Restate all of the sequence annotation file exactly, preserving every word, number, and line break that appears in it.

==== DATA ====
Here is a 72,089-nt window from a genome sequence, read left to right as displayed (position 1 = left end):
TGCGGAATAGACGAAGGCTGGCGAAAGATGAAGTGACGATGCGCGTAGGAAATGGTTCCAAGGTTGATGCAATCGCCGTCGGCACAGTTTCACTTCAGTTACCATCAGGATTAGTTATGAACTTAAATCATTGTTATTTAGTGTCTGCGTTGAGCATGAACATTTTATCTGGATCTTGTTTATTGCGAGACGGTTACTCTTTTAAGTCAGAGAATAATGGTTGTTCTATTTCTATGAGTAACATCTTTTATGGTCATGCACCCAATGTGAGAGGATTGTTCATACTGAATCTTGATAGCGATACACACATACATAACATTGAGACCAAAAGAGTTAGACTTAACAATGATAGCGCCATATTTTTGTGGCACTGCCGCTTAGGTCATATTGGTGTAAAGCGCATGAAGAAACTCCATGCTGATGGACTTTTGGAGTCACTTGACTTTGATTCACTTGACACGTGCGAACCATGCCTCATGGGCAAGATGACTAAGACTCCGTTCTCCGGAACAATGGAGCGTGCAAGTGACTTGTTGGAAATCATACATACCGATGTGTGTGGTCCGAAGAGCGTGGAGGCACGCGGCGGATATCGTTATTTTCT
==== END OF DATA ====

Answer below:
Here is a 72,089-nt window from a genome sequence, read left to right as displayed (position 1 = left end):
TGCGGAATAGACGAAGGCTGGCGAAAGATGAAGTGACGATGCGCGTAGGAAATGGTTCCAAGGTTGATGCAATCGCCGTCGGCACAGTTTCACTTCAGTTACCATCAGGATTAGTTATGAACTTAAATCATTGTTATTTAGTGTCTGCGTTGAGCATGAACATTTTATCTGGATCTTGTTTATTGCGAGACGGTTACTCTTTTAAGTCAGAGAATAATGGTTGTTCTATTTCTATGAGTAACATCTTTTATGGTCATGCACCCAATGTGAGAGGATTGTTCATACTGAATCTTGATAGCGATACACACATACATAACATTGAGACCAAAAGAGTTAGACTTAACAATGATAGCGCCATATTTTTGTGGCACTGCCGCTTAGGTCATATTGGTGTAAAGCGCATGAAGAAACTCCATGCTGATGGACTTTTGGAGTCACTTGACTTTGATTCACTTGACACGTGCGAACCATGCCTCATGGGCAAGATGACTAAGACTCCGTTCTCCGGAACAATGGAGCGTGCAAGTGACTTGTTGGAAATCATACATACCGATGTGTGTGGTCCGAAGAGCGTGGAGGCACGCGGCGGATATCGTTATTTTCT